Judge Jakub Mazur, a burly, imposing man and not a force to be reckoned with, walked into Borys' office. Borys was up and shaking his hand, ready to kiss up. Judge Mazur was one of the few people on earth that intimidated him. He and the Judge colluded many times to illegal activity for their own selfish gain. But Judge Mazur would never take no for an answer or even consider anything Borys might have to say about a particular sinister plan.
"Hello Judge Mazur, very good to see you sir."
"Yes, I'm sure it is. Let's sit down, Kowalski." They sat. Mazur pulled out two cigars and handed one to Borys, who accepted it with honor. Mazur watched intently as Borys lit up. Borys could feel critical eyes boring into him.
Taking several draws to get it going, he looked up at Mazur and made the expected fawning compliment. "Most excellent, Judge Mazur. You don't find these often. The best."
Satisfied, the Judge lit up then got down to business. "Kowalski, we've got a problem, a big problem. That US Embassy cronie we paid the hush money to was found out. He wasted no time in pointing the finger at us. There will be an investigation. If this goes the wrong way, Kowalski, we could lose everything, and likely face prison if convicted."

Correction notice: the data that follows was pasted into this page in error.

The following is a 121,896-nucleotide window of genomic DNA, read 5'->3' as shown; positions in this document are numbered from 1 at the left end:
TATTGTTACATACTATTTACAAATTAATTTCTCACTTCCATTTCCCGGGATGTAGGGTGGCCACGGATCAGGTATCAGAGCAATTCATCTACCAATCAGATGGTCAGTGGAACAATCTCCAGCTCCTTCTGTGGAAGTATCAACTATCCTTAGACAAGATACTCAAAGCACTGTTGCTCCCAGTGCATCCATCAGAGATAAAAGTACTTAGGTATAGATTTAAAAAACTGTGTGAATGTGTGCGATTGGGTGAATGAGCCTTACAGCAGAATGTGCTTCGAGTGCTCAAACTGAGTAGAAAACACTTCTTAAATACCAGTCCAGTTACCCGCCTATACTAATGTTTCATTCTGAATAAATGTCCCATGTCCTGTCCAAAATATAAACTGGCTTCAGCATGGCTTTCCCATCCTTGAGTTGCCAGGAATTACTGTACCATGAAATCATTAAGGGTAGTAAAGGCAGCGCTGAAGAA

Borys' stomach lurched and he broke out in a cold sweat. He knew he was about to be thrown under the bus. "So what's the plan, Judge Mazur? "
"The plan, Kowalski, is for you to take the bullet. I'm not going down." He glared menacingly at Borys.
"But Judge, I..."
"Don't grovel Kowalski, it doesn't become you. Here's the rest of the plan you ask for. You are going to clear my name and confess it was you alone who made the payoff. I'll put in a good word for you and see if I can get you the minimum sentence if you're convicted."
Bile rose up in Borys' throat and all respect and obeisance to the judge dissipated. He stood up in a rage. "Now you listen here, Mazur, I'm not going to take the bullet, as you say, on this. I'm not confessing anything. We can pay off..."
Mazur remained calm. He drew on his cigar and blew out a mouth full of smoke, and made no effort to speak. The message in the long silence that followed made Borys weak in the knees.
"I've arranged for a press conference this evening. I suggest you watch and listen closely. If you decide not to confess, Kowalski, you'll go down one way or another. Losing everything, prison, or the alternative which is a little visit from our friends who love to make swiss cheese out of people with bullets." Judge Mazur stood, put out his cigar on Borys' desk and leaned into his face. "And don't try anything stupid, Kowalski, I have eyes everywhere." Mazur left, reeking of cigar smoke and power.